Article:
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7 Steps to Discipline That Works

When we hear the word “discipline”, we often think of something negative, because it usually means some form of punishment is being used. However, the word “discipline” actually means to instruct a person to follow a particular code of conduct. So, discipline can be a negative thing if we are using a forceful or controlling approach, but it can (and should) be a positive thing if we take a more instructive approach by teaching or guiding. The most effective and respectful type of discipline is one that respects your child’s ability to make choices for their behavior within the structure and limits you establish, and allows them to experience a natural or logical consequence for the behavior they choose. Here are 7 steps to help you establish this type of discipline in your own household:Wasatch Family Therapy

1.Action-Not Reaction
Find strategies that help you think BEFORE you speak and act. Have you decided what behavior you want and what the consequence will be? If not, it is a good idea to sit down as a family and create a set of “family rules” and the consequences that will follow for each rule that is broken. This will not only make it easier for you to enforce rules, but it will also ensure that everyone is clear on what the rules and consequences are. Along with that, your children will have more respect for the rules, and be more motivated to follow them since they took part in their creation.

2. Express Your Anger Appropriately
Becoming angry and frustrated as a result of your child’s misbehavior is not a bad thing, but it is important to express it in a calm, non-threatening way. Yelling at or spanking your child may get quick results, but it only causes the child to react out of fear rather than learning to behave appropriately, which is a more long-lasting change. Try using “I” statements (i.e. “I feel (Emotion) when you (Behavior) because (Consequence)) to express to the child how their behavior makes you feel, and then proceed to use their misbehavior as a teaching moment. This will not only help you to remain in control of your emotions, but will model to your child the appropriate way for them to communicate and express their own feelings.

3. Be Clear and Direct
Tell your child clearly and directly what behavior you expect and what consequences will follow their choice. Remember, children don’t think the same way we do, so the more specific and to-the-point you can be the better. For example, a child may think “clean your room” means throw toys in the corner and toss the blanket over the bed, while you may think it means put toys in the toy box, fold and tuck the sheets neatly underneath the mattress, hang clothes up in the closet, etc. If the child then fails to comply, they know there will be a specific consequence for their misbehavior. When children know EXACTLY what you mean, it will set you both up for more success.

4. Let Your Child Make the Choice
Allow your child to make their own decision for their behavior. Respect the child’s decision-don’t put pressure on them to make the choice you want them to make. Also, be prepared to follow through with the consequence should your child make the wrong decision. When followed, this step will help your child to become independent and learn how to make proper decisions, and will create less stress for you in having to give a consequence, since you’re allowing the child to own their decision. Remember, if your children aren’t allowed to make mistakes in their decision making now with mild consequences, they will have to learn this lesson later in life when the consequences are more severe. Help them through this process now so that they can become an independent, successful adult!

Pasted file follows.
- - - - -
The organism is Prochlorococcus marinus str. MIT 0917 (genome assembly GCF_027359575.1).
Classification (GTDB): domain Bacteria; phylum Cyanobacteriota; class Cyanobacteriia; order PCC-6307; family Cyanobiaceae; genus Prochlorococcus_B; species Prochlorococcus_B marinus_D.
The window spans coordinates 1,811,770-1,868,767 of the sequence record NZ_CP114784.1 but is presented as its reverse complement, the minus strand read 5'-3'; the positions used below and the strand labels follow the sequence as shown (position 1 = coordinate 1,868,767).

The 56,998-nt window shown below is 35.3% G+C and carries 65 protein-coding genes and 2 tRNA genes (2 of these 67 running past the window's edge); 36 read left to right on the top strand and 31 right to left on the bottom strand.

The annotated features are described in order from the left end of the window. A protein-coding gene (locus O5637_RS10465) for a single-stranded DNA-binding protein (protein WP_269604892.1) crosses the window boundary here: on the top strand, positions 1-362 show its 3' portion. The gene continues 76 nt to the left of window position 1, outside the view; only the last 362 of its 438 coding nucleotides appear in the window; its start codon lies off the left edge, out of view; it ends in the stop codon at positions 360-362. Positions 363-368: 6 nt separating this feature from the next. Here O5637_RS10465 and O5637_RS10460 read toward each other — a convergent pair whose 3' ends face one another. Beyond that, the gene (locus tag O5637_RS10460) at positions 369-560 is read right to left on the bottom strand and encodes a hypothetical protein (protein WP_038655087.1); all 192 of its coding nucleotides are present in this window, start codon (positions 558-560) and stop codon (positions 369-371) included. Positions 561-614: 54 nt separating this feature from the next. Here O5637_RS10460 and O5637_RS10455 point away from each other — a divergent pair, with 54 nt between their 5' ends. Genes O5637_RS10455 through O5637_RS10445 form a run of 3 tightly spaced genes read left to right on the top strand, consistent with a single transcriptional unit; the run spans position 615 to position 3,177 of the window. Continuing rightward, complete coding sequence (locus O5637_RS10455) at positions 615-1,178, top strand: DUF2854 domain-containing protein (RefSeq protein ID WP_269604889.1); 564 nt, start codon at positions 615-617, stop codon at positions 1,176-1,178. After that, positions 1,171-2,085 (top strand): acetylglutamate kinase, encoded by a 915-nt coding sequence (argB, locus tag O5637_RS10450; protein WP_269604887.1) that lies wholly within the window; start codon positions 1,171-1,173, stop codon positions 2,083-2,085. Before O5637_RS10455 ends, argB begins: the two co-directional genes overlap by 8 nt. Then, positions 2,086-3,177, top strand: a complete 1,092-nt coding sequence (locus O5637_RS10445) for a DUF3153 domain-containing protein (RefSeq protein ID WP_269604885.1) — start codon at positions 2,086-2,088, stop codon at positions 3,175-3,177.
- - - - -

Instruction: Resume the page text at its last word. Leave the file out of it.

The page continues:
5. Follow Through
Follow through with enforcing the consequence as quickly as possible. DO NOT use idle threats-this will only teach your child that they don’t have to take you seriously. Also, refuse to get into a power struggle, talk less-act more, and remember that compromise is OKAY sometimes.

6. Reassure Your Child
Give your child assurance that there will be another opportunity to make different choices in the future if an inappropriate choice was made. Do not give in to pleading or promises. Remember, your child already had their opportunity to make a different choice, and they are responsible for the behavior they chose. So, you may say something like, “I’m sorry you chose to have your toy taken away for 20 minutes instead of sharing it with your sister. When you get the toy back, you can choose to share it, and you and your sister can have fun playing with it together.”

7. Reward Positive Behavior
Remember to reward appropriate choices with praise and other related privileges to strengthen the behavior. Children (and adults) are more motivated by positive reinforcement rather than punishment. So, the more you can catch your child making appropriate choices and reward them for that, the more likely they are to continue with that behavior.

Disciplining a child can be a difficult and trying process. It will not always turn out perfectly-you’re human! You’re allowed to make mistakes as a parent! However, hopefully this list of steps will give you some direction as to how to make your disciplining more effective. The more you can practice this process, the more peace you will feel in yourself and in your household, and the better relationship you will have with your children.

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